But he also argued that the determination of Mr. Obama and Mrs. Clinton not to use phrases like “radical Islamic terrorism” — which would surely antagonize Muslims — was tantamount to minimizing or ignoring tough truths about the enemy facing the United States and much of the West.
“The current politically correct response cripples our ability to talk and to think and act clearly,” he said. Later, he added about Mr. Obama and Mrs. Clinton: “They have put political correctness above common sense, above your safety, and above all else. I refuse to be politically correct.”
While Mr. Trump assailed Mrs. Clinton in his speech, Mrs. Clinton did not mention him by name in her own address on Monday.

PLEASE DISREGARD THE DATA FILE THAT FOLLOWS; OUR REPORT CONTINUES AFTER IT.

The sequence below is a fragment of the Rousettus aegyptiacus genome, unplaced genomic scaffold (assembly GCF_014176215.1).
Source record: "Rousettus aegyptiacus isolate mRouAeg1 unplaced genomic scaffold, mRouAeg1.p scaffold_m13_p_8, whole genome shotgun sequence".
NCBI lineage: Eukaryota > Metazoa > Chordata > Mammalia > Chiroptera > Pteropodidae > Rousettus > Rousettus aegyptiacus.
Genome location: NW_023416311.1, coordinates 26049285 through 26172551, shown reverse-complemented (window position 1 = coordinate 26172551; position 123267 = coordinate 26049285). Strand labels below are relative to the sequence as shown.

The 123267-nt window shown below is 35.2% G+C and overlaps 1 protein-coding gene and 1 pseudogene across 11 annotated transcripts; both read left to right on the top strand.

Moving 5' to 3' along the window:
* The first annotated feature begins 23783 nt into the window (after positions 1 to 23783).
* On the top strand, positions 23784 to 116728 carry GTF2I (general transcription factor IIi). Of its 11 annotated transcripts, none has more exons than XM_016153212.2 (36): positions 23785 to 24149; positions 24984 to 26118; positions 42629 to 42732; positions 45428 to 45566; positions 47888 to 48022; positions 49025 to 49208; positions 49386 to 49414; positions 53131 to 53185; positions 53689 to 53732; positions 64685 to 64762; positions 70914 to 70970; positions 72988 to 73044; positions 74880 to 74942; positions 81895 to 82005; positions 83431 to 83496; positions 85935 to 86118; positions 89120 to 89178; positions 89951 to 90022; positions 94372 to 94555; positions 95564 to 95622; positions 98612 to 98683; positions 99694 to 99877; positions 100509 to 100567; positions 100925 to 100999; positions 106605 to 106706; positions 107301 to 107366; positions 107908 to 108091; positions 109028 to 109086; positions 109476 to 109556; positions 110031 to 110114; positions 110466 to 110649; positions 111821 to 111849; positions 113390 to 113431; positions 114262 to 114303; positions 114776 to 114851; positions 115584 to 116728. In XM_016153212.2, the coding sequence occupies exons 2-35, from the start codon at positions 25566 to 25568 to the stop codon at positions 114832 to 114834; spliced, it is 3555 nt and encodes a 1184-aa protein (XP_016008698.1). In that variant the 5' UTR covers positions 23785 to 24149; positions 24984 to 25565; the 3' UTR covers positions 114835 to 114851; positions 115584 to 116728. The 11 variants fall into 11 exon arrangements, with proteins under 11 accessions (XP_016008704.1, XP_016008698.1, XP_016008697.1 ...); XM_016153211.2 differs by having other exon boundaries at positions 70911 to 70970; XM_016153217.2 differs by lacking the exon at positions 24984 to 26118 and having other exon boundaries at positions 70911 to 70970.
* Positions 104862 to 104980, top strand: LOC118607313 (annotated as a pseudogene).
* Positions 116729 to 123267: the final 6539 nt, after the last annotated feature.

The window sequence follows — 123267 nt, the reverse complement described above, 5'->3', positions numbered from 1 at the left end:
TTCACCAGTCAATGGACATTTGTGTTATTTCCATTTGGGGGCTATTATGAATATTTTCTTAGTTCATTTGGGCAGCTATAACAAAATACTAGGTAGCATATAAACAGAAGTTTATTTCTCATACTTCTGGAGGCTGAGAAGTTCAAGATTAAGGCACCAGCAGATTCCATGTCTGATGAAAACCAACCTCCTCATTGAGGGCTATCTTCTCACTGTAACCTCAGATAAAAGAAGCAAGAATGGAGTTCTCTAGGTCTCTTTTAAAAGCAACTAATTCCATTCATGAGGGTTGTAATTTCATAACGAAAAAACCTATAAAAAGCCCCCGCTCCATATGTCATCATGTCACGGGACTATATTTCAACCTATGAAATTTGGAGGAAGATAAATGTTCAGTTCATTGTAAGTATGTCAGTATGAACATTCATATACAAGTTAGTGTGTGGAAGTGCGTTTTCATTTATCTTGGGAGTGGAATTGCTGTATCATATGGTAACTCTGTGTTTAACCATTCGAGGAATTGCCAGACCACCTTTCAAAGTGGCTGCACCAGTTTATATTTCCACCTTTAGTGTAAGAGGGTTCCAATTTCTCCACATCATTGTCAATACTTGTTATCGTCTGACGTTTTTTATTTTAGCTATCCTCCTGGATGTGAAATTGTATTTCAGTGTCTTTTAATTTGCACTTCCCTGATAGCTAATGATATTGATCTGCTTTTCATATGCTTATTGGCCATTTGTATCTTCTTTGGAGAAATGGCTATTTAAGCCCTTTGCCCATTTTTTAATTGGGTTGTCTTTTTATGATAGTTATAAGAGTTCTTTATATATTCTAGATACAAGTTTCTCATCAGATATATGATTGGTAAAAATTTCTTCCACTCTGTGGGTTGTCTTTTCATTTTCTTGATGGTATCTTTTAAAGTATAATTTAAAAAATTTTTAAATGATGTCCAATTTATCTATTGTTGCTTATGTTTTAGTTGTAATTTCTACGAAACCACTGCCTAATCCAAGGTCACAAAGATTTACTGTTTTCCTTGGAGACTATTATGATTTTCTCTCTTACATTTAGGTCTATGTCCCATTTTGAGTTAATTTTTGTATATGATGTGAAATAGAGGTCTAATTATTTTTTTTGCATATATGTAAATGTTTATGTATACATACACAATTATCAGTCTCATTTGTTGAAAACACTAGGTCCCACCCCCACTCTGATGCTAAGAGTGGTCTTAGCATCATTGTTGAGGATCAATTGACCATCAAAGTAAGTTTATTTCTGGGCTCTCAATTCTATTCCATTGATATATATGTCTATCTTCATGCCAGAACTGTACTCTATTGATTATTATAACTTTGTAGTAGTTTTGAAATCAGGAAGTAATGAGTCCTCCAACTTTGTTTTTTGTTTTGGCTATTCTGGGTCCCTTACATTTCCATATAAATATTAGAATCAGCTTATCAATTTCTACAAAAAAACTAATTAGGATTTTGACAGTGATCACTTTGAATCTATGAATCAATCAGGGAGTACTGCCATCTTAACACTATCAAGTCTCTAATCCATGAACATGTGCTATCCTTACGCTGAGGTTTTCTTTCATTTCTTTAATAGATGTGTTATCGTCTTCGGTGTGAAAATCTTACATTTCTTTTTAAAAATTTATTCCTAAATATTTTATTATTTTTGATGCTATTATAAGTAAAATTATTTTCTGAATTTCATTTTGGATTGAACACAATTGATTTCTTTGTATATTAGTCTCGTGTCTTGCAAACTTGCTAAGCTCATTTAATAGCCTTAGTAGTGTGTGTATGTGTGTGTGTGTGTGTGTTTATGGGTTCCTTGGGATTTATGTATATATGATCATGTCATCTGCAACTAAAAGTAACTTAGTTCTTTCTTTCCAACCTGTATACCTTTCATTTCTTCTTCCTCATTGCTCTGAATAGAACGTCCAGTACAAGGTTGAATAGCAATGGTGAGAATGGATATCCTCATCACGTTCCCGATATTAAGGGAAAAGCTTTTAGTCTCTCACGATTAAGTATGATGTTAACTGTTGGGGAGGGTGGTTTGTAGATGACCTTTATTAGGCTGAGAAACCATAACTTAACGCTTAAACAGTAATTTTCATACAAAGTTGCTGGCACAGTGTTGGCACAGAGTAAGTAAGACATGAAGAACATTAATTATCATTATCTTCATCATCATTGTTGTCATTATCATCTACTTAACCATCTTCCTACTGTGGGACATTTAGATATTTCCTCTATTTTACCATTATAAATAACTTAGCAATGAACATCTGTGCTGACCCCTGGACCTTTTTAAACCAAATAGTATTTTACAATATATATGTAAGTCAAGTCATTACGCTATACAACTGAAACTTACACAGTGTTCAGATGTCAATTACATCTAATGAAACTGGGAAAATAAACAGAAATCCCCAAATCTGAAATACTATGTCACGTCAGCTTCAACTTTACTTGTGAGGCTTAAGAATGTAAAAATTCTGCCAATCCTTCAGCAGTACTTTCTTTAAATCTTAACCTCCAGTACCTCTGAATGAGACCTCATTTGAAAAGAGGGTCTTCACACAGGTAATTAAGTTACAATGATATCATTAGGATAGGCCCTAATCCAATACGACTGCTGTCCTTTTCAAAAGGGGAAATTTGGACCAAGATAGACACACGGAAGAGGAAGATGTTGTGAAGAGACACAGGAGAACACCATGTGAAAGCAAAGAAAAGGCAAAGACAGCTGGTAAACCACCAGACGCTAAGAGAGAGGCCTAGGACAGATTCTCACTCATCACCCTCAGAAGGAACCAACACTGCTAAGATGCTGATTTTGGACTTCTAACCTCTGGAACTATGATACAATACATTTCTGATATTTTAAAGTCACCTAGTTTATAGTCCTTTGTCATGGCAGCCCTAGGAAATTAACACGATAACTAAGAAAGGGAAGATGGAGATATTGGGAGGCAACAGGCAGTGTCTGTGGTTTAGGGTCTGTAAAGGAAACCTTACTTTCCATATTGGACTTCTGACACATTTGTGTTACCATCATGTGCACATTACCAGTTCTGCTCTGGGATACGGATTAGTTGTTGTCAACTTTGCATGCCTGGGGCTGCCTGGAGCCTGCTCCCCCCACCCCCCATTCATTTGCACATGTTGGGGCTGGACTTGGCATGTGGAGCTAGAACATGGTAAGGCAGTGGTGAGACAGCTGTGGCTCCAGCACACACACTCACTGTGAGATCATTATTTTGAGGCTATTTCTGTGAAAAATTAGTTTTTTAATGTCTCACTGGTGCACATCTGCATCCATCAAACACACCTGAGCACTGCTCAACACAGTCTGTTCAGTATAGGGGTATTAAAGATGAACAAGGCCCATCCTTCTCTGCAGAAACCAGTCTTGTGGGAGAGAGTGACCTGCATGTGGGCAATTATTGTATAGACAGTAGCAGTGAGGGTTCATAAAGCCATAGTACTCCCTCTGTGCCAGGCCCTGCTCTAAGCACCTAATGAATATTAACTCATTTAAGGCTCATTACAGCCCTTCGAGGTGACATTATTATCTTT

Laying out her plan to combat jihadists, Mrs. Clinton spoke of the gravity of the threat facing America but refrained from predicting doom. “I have no doubt we can meet this challenge if we meet it together,” she said.
Senator Bernie Sanders called the presumptive Republican nominee Donald J. Trump “unfit to be president” after Mr. Trump’s comments on barring Muslim immigrants.
She warned against “scapegoating” and “eroding trust.” She pointedly said that the United States was “not a land of winners and losers.” And in calling for unity, she reached back to the Revolution, recalling how “13 squabbling colonies” managed to join together.
“As I look at American history, I see that this has always been a country of ‘we,’ not ‘me,’” she said. “We stand together because we are stronger together.”
To punctuate her point, Mrs. Clinton cited the days after the Sept. 11 attacks, recalling that Mr. Bush had warned against mistreating American Muslims.
“Let’s make sure we keep looking to the best of our country, to the best within each of us,” she said.